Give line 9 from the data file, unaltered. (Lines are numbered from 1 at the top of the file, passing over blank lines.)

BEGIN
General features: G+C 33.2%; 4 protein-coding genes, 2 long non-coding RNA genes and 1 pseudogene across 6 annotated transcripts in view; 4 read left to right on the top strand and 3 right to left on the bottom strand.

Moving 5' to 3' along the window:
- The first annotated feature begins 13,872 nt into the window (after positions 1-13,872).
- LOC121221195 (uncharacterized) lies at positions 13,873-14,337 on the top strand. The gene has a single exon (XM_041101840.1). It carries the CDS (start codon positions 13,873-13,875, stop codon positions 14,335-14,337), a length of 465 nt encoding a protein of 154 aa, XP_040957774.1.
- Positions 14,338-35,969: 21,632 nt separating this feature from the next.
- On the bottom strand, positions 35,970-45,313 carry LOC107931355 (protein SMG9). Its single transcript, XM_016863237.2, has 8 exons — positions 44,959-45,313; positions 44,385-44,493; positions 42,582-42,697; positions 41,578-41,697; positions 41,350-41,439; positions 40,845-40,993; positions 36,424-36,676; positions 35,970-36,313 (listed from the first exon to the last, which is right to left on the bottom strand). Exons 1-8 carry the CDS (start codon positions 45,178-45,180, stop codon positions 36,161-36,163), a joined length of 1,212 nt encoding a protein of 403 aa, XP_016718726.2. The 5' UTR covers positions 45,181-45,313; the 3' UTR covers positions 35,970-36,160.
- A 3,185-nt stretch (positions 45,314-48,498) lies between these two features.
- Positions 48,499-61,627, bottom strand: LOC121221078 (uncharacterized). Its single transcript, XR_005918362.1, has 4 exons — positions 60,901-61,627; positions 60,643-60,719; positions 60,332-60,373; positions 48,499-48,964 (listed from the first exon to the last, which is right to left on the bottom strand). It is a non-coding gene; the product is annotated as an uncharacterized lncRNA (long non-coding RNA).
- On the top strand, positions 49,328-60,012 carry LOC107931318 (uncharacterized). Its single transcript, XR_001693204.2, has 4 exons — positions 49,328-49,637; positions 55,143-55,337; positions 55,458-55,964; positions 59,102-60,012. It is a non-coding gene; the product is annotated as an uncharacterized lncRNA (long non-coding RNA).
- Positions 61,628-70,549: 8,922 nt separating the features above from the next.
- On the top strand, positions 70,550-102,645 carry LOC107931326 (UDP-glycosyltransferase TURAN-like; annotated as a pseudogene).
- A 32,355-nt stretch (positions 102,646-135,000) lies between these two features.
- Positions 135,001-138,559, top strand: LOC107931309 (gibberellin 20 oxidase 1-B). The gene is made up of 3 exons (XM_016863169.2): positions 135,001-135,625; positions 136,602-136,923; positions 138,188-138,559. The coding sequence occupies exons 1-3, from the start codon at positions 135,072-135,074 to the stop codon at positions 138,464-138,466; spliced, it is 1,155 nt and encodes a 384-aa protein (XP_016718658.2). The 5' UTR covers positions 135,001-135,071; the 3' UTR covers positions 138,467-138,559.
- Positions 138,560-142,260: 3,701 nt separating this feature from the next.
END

- On the top strand, positions 49,328-60,012 carry LOC107931318 (uncharacterized). Its single transcript, XR_001693204.2, has 4 exons — positions 49,328-49,637; positions 55,143-55,337; positions 55,458-55,964; positions 59,102-60,012. It is a non-coding gene; the product is annotated as an uncharacterized lncRNA (long non-coding RNA).